Siobhan Courtney (Interactive Reporter, BBC News/BBC Your World News presenter)
Where are you from?
How did you get started in Broadcasting?
Trying and probably failing to make myself as helpful as possible during school holidays when I was 16 at my local newspaper. Then spent time at radio stations when I was at university, making cups of tea, going on sandwich runs before they let me out of the building with a microphone and then allowed me to have a go at reading the news on weekends.
When was that?
Eight years ago.
Why News Broadcasting?
Because I just love reporting and love people (most of the time!!) I’m so interested in people’s stories, things that shouldn’t be going on but do. As a little girl people always used to say to my parents – doesn’t she ask a lot of questions? Not much has changed really.
Where else would have viewers seen or heard you before?
BBC Breakfast, Newsnight, BBC News Channel, BBC World News, Six o’clock News, South Today, BBC Radio Solent, Chiltern Radio.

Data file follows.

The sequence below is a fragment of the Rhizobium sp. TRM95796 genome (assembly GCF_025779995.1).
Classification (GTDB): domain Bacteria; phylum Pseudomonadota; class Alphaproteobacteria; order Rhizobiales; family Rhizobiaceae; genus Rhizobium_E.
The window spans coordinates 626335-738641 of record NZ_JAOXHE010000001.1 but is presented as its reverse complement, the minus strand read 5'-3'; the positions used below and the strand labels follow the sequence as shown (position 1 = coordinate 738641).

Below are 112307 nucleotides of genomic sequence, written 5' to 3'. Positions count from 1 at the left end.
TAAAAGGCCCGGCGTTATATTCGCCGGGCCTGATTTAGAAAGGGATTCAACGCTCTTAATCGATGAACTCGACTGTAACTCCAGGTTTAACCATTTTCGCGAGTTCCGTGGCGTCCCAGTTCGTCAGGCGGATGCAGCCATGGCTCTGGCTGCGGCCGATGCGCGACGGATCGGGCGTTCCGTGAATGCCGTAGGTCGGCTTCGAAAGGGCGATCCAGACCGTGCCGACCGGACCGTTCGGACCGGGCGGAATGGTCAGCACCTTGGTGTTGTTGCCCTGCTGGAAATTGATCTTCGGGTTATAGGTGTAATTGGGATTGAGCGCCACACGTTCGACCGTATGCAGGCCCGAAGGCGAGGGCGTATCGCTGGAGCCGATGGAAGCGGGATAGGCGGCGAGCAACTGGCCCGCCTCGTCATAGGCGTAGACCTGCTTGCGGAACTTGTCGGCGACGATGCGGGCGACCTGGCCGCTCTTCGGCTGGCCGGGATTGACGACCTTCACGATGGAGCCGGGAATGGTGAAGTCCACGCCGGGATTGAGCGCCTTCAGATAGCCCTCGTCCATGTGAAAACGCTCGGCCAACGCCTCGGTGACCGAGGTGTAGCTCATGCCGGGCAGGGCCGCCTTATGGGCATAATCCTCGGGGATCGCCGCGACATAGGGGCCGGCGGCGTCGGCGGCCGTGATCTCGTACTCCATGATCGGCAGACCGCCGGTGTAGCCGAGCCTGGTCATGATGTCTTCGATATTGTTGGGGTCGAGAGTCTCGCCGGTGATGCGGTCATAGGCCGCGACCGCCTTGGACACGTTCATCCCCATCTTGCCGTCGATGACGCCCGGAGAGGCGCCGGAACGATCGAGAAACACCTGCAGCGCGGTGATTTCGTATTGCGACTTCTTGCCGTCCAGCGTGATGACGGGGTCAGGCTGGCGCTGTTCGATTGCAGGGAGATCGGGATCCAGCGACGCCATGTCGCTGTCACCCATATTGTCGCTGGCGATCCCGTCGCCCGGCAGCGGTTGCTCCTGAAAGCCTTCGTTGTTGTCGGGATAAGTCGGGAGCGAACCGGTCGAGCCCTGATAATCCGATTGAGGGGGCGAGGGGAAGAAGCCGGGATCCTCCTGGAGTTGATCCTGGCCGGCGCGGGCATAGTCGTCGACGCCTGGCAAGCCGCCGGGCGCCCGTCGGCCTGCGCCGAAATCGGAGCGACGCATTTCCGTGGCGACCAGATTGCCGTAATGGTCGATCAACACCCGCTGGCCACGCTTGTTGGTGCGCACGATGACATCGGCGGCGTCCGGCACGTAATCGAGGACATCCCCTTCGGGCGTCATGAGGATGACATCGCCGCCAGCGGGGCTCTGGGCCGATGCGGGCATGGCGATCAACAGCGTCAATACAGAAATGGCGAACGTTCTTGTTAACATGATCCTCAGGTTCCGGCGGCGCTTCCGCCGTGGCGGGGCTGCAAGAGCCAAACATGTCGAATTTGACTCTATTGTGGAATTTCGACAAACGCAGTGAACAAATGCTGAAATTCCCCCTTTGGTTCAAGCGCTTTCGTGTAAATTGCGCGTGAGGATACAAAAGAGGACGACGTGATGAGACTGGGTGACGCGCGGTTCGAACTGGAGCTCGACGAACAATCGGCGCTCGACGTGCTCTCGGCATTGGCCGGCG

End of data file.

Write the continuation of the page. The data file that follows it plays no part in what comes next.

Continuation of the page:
What is your Best on-air moment?
Well, it’s between doing the lead for Newsnight 6 weeks into my job as Interactive Reporter for BBC News or presenting my weekly show Your World News on BBC World News – I’m like a proud parent over Your World News!!
What is your Worst on-air moment?
Well, broadcasting live there are just too many to remember – probably best to ask my editor, I’m sure he would have a long list!! I just try and learn from my mistakes and then move on.
What would you like to do before your career ends?
Reach the end and still have one would be a good start!!
What do you like to do in your spare time?
The norm really – spend time with my amazing family and friends. I do like being pampered at spas though!!
What advice would you give to anyone that would like to get into the broadcasting world?
For me, if I’m going to spend 10/12 hours a day at work I have to love it and actually I do. You need passion and to be fulfilled by your job, otherwise what’s the point? Follow something that makes you excited – for me it’s all about original ideas. There’s definitely not enough original journalism on TV and you have to remember that news happens every day so there’s always going to be something to report on – editors want something new, something unique. Offer something amazing that will make a difference to a programmes output – no half decent editor would turn down an original idea, that’s presented in a creative way.
A big thanks to Siobhan for taking part. This Q and A was posted on 4th March 2009.